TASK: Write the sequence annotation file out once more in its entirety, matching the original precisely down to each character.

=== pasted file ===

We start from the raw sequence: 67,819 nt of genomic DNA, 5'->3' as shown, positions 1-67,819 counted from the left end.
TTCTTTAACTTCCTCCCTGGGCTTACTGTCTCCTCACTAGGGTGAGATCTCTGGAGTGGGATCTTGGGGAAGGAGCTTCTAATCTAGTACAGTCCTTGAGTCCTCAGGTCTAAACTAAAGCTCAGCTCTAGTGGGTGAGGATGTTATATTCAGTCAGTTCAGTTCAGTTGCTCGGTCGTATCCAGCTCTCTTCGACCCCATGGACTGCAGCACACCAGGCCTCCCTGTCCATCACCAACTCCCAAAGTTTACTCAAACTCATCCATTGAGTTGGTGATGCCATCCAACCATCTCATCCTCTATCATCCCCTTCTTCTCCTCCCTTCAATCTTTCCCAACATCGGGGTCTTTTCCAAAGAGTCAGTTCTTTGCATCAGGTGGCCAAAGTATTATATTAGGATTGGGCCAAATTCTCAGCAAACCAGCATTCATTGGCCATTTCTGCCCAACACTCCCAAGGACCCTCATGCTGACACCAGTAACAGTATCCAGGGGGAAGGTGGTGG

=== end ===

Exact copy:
We start from the raw sequence: 67,819 nt of genomic DNA, 5'->3' as shown, positions 1-67,819 counted from the left end.
TTCTTTAACTTCCTCCCTGGGCTTACTGTCTCCTCACTAGGGTGAGATCTCTGGAGTGGGATCTTGGGGAAGGAGCTTCTAATCTAGTACAGTCCTTGAGTCCTCAGGTCTAAACTAAAGCTCAGCTCTAGTGGGTGAGGATGTTATATTCAGTCAGTTCAGTTCAGTTGCTCGGTCGTATCCAGCTCTCTTCGACCCCATGGACTGCAGCACACCAGGCCTCCCTGTCCATCACCAACTCCCAAAGTTTACTCAAACTCATCCATTGAGTTGGTGATGCCATCCAACCATCTCATCCTCTATCATCCCCTTCTTCTCCTCCCTTCAATCTTTCCCAACATCGGGGTCTTTTCCAAAGAGTCAGTTCTTTGCATCAGGTGGCCAAAGTATTATATTAGGATTGGGCCAAATTCTCAGCAAACCAGCATTCATTGGCCATTTCTGCCCAACACTCCCAAGGACCCTCATGCTGACACCAGTAACAGTATCCAGGGGGAAGGTGGTGG